Important Developments in California

Stanford Health, Blue Shield of California split

Palo Alto, Calif.-based Stanford Health Care and Blue Shield of California went out of network on June 29 in Santa Clara and Alameda counties.

Hospitals affected include Stanford Health Care Medical Center, Lucile Packard Children’s Hospital in Palo Alto and Stanford Health Care Tri-Valley in Pleasanton.

“While we are disappointed, we have not reached an agreement at this time, both parties continue to engage working toward a resolution to continue our long-standing network relationship,” Patty Gonzalez, vice president of network management at Blue Shield, said in a July 5 news release.

Nonprofit Blue Shield of California has 4.8 million members and is the third-largest health insurer in California, behind Kaiser Permanente and Anthem Blue Cross.


California Health Care Worker Minimum Wage Delayed Again

California’s health care worker minimum wage gets delayed again — with a few possible start dates depending on certain circumstances.

In 2023, Governor Gavin Newsome signed SB 525, which required certain health care facilities to pay a special minimum wage to their employees starting June 1, 2024. Then, on the certain subsequent June 1, that minimum wage would incrementally increase before eventually following an annual consumer price index adjustment in line with California’s standard minimum wage. As previously reported, on May 31, 2024, Governor Newsom signed SB 828, a budget trailer bill that pushed the effective date back to July 1, 2024, and changes the date of subsequent increases to July 1, as appropriate. No other changes to SB 525’s health care worker minimum wage law were made.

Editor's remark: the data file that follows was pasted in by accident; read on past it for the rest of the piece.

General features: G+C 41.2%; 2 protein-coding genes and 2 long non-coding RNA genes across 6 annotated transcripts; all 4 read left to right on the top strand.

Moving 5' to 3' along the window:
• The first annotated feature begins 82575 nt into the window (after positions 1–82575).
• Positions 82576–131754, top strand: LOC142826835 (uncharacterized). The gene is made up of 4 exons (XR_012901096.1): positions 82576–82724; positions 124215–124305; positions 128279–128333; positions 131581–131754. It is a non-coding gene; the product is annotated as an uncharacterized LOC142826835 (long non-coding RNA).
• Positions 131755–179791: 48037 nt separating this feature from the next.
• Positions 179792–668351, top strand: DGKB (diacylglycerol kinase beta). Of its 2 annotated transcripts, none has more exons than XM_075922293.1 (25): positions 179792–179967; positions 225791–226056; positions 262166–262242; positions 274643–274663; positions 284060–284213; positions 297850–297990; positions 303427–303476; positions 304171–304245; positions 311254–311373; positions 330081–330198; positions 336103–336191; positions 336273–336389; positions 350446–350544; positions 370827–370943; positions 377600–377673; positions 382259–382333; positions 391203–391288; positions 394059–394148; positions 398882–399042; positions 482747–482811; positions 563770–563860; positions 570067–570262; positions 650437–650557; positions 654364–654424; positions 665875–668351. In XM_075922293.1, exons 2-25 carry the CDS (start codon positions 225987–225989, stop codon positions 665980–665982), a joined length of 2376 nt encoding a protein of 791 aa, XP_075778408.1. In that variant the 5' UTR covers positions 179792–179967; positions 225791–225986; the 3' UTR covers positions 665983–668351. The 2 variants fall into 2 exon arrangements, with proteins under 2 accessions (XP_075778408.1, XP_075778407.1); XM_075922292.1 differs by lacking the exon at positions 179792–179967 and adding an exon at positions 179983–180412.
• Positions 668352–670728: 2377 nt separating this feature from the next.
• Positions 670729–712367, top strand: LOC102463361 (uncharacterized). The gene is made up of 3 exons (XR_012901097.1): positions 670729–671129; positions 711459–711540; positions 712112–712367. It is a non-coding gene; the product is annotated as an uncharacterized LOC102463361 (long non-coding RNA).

A UC Merced medical program is slowly taking shape. Why California wants more doctors there

A hospital closure in the heart of the San Joaquin Valley a year and a half ago underscored something that people in the region have long known: They don’t have enough doctors or access to medical care.

Madera County’s lone acute care hospital is expected to reopen later this year. But the issues around medical access that patients in this county and neighboring ones experience will likely continue long after Madera Community Hospital reopens.

People in this 250-mile region that spans eight counties often wait months for appointments or travel hours to the San Francisco Bay Area or Los Angeles for the care they can’t get at home. Attracting, retaining and producing doctors and health workers is among the top needs in the valley because it has one of the lowest physician-to-patient ratios in the state, according to estimates from the California Health Care Foundation.


California Takes Lead on Regulating Private Equity Health Deals

Bill would give approval authority to state attorney general

State policies face diverging views on private investments

California legislation that would give the attorney general authority to block private equity firms’ moves into the health-care industry is seen as a potential model for other states looking to limit consolidation and protect patient care.